ABSTRACT: There are limited data about long-term outcomes for biodegradable polymer biolimus-eluting stent (BES) versus durable polymer everolimus-eluting stent (EES) in patients undergoing percutaneous coronary intervention (PCI) for acute myocardial infarction (AMI). We sought to compare the two-year efficacy and safety of BES versus EES in AMI patients. A total of 707 consecutive patients with ST-segment elevation myocardial infarction and non-ST-segment elevation myocardial infarction who underwent PCI with BES (n=171) or EES (n=536) between July 2008 and June 2012 were enrolled in this study. The efficacy endpoint (target vessel failure; a composite of cardiac death, target vessel-related myocardial infarction, and target vessel revascularization) and the safety endpoint (a composite of all cause death, myocardial infarction, and stent thrombosis) at two years were compared in crude and propensity score-matched cohorts. After two years, target vessel failure occurred in 13 patients treated with BES and 49 patients treated with EES (7.6% versus 9.1%; adjusted hazard ratio [HR], 1.09; 95% confidence interval [CI], 0.58-2.04; p=0.78). The rates of composite safety endpoint at two years were not different between two groups (BES 7.6% versus EES 10.8%; adjusted HR, 0.87; 95% CI, 0.47-1.62; p=0.66). The rates of stent thrombosis did not differ between two groups (BES 0.6% versus EES 1.3%; adjusted HR, 0.63; 95% CI, 0.06-6.20; p=0.69). These findings were substantiated by similar results in the propensity score-matched cohort. In the treatment of patients with AMI, BES showed similar efficacy and safety compared to those of EES for up to two years. Copyright © 2015 Elsevier Ireland Ltd. All rights reserved.
    International Journal of Cardiology 01/2015; 183C:190-197. DOI:10.1016/j.ijcard.2015.01.036 · 4.04 Impact Factor
  • Source
    [Show abstract] [Hide abstract]
    ABSTRACT: Uniformly sized hexagonal shaped manganese oxide (MnO) nanoparticles were chemically synthesized. The bipolar resistive switching characteristics were investigated in the Ti/MnO/Pt structure. The nanoparticles were assembled as close-packed monolayer with a thickness of 30 nm by dip-coating and annealing procedures. The bipolar resistive switching behaviors in Ti/MnO/Pt device could be caused by the formation and rupture of conductive filaments in the nanoparticles. The temperature dependence of resistance was discussed. The resistance of HRS presented a negative temperature dependence at high temperature, indicating a typical semiconducting behavior. The resistance of LRS increased with the elevated temperature exhibiting a metallic state. Ohmic conduction, space charge limited conduction (SCLC), and Schottky conduction have been investigated for the conduction and switching mechanism.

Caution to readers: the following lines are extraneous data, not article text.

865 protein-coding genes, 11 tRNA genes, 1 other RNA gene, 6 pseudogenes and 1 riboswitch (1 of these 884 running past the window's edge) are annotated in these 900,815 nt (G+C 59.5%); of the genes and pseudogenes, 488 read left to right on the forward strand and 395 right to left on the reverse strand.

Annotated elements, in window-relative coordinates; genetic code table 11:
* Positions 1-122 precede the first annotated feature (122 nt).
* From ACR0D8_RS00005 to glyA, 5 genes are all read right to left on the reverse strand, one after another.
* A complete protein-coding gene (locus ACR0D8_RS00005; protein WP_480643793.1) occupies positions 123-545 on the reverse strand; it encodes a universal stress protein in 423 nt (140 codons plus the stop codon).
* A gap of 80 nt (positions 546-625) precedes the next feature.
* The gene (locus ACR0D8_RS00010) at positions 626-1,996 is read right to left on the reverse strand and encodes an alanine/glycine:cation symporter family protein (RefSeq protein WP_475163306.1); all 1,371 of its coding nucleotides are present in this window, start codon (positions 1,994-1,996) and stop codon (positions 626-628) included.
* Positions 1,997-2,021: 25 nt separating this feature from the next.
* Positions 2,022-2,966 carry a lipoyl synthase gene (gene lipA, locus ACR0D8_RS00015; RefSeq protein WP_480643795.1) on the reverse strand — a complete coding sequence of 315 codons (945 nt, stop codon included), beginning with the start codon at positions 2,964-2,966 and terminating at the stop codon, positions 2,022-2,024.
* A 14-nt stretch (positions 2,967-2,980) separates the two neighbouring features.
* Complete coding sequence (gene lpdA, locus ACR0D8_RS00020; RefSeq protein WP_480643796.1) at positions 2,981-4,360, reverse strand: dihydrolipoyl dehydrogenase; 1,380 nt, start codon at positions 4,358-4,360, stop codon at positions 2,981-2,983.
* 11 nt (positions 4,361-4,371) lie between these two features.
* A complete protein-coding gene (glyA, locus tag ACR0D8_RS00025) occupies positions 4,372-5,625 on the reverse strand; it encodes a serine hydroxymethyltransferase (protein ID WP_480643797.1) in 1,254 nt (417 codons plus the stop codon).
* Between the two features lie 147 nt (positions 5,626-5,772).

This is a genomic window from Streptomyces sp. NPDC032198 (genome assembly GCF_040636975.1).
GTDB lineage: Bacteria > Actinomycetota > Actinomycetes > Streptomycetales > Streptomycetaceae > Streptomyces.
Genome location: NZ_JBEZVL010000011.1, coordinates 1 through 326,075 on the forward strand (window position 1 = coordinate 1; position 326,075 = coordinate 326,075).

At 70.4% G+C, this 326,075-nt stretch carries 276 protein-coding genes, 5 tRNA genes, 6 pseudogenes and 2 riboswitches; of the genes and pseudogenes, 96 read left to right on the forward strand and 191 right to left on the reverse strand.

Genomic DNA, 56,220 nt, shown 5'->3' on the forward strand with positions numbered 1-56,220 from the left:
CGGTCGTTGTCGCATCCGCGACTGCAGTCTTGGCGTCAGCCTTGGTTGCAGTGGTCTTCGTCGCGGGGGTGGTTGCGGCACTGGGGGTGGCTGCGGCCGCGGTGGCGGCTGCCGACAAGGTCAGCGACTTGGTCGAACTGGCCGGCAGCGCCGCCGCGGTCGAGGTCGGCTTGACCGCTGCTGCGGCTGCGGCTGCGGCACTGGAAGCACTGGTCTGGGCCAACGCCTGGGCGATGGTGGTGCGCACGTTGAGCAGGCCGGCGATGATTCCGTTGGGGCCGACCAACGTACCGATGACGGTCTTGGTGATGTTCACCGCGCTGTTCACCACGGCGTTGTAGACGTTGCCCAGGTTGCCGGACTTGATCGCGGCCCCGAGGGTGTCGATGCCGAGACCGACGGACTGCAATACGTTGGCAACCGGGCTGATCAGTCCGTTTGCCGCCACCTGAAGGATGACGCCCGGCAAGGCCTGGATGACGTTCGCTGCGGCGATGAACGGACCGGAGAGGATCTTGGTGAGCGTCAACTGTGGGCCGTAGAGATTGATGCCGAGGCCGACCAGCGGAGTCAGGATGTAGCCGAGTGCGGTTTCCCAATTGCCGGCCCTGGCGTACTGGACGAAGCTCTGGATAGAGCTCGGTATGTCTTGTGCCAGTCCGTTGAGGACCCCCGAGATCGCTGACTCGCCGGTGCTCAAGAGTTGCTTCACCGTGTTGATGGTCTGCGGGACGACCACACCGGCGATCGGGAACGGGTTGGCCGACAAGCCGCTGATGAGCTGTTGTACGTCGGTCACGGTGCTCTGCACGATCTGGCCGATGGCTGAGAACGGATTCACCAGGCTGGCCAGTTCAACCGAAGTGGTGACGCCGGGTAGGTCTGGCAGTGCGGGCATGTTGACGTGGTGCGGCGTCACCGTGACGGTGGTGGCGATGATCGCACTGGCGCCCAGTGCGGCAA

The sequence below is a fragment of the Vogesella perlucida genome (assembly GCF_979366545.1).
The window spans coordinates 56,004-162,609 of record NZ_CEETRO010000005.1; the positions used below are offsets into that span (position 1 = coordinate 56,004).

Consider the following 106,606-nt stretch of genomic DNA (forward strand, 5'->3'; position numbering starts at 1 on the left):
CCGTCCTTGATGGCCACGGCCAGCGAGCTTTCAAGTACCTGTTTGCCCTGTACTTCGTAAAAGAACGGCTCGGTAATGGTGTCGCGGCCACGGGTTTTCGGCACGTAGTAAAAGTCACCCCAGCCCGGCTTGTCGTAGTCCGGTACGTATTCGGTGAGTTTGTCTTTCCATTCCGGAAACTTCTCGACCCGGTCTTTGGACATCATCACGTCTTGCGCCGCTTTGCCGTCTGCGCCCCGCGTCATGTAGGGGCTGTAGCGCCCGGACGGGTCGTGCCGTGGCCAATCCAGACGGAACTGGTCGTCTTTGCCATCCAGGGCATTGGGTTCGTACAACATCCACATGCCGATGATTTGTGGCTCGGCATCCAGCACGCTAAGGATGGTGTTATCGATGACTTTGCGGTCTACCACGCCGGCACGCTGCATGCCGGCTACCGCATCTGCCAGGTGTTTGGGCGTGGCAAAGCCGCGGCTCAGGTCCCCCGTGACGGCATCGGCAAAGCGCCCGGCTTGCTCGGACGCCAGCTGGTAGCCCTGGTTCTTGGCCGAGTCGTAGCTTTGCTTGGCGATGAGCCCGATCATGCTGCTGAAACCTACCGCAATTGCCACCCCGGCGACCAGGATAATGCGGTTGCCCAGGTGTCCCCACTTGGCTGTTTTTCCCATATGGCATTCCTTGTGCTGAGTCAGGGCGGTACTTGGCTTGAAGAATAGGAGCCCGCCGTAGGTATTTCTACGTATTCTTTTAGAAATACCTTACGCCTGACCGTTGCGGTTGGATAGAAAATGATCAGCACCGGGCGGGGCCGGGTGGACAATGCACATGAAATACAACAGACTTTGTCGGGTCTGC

Semiconductor Science and Technology 01/2015; 30(1). DOI:10.1088/0268-1242/30/1/015017 · 2.19 Impact Factor
  • Eun Ji Yoo · Il Kwon Shin · Tae Sik Yoon · Young Jin Choi · Chi Jung Kang ·
    [Show abstract] [Hide abstract]
    ABSTRACT: Binary transition metal oxides such as ZnO, TiO2, and MnO; and their various structures such as thin film, nanowire, and nanoparticle assembly; have been widely investigated for use in insulators in resistive random access memory (ReRAM), considered a next-generation nonvolatile memory device. Among the various driving mechanisms of resistive switching in insulating materials, the conductive filament model is one of the most widely accepted. Studies on spatially confined structures such as one-dimensional nanostructures and zero-dimensional nanoparticles to reveal the detailed filament constructing mechanism are warranted because low-dimensional nanostructures can provide more localized properties with a narrow dispersion of operational parameter values compared with thin-film structures. We investigated the resistive switching characteristics of ZnO nanowire (NW) structures. The NWs were grown on an Au/Ti/SiO2/Si substrate via the hydrothermal method. The empty space between the top and bottom electrodes was filled with a photoresist to prevent direct connection between the electrodes. The top electrode (Cr) and bottom electrode (Au), both with a thickness of ∼100 nm, were deposited by DC sputtering. The current–voltage (I–V) measurements were performed using a semiconductor characterization system. Additionally, the local current image and the point I–V characteristics for each NW were examined by replacing the top electrode with a conducting atomic force microscope tip. The Au–ZnO NW–Cr devices exhibited bipolar resistive switching behavior.
    Journal of Nanoscience and Nanotechnology 12/2014; 14(12):9459-64. DOI:10.1166/jnn.2014.10157 · 1.56 Impact Factor
  • Choongjin Ban · Seokwon Lim · Pahn-Shick Chang · Young Jin Choi ·
    [Show abstract] [Hide abstract]